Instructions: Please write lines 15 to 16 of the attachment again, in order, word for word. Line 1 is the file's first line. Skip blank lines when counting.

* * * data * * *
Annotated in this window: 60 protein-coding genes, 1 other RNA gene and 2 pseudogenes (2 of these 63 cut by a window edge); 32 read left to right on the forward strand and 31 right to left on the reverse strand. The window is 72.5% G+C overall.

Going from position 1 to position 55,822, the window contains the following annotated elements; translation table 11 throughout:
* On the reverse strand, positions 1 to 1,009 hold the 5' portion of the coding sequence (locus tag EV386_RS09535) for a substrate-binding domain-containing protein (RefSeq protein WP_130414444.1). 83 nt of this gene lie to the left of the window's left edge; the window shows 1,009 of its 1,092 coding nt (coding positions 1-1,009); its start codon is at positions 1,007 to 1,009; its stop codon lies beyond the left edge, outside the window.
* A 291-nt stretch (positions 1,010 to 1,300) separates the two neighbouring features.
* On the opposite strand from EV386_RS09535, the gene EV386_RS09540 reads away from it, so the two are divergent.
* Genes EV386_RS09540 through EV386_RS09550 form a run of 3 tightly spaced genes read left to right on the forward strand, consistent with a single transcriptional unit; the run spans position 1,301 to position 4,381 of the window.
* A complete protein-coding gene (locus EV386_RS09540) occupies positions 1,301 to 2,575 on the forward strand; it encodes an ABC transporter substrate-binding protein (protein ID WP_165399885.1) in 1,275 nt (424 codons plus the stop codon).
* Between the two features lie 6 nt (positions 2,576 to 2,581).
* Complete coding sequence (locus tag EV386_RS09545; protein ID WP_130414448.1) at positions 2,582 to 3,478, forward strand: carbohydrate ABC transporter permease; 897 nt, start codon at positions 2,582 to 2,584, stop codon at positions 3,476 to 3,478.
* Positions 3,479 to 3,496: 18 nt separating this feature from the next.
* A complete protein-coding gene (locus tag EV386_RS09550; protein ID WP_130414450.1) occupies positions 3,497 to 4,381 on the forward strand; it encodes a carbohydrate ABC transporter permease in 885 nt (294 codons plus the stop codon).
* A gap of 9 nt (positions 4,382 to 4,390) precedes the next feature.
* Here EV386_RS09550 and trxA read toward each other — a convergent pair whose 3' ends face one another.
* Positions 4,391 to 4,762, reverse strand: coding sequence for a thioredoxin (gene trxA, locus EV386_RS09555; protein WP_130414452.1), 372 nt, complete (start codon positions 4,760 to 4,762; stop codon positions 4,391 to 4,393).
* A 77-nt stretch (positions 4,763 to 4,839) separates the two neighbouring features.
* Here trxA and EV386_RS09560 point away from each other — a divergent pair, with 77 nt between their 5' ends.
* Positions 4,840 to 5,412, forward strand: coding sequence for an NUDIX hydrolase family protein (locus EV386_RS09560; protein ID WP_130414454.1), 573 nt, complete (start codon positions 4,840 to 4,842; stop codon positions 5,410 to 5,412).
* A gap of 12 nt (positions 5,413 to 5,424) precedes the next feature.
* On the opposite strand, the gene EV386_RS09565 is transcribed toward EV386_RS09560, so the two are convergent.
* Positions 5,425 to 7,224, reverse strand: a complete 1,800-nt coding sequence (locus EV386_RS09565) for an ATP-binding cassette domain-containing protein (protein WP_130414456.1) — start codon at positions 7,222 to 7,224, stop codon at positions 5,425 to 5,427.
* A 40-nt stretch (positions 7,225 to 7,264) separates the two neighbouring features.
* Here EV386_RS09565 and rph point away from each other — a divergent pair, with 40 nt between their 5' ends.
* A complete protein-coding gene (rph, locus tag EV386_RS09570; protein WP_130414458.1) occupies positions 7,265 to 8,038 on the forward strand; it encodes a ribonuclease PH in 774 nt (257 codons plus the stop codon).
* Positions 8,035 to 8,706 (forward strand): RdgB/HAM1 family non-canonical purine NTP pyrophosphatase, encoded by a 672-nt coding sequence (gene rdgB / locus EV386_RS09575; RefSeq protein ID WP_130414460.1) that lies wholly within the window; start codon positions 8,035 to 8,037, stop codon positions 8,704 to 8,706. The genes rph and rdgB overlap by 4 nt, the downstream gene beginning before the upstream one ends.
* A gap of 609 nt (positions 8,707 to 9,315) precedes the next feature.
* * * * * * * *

* A 77-nt stretch (positions 4,763 to 4,839) separates the two neighbouring features.
* Here trxA and EV386_RS09560 point away from each other — a divergent pair, with 77 nt between their 5' ends.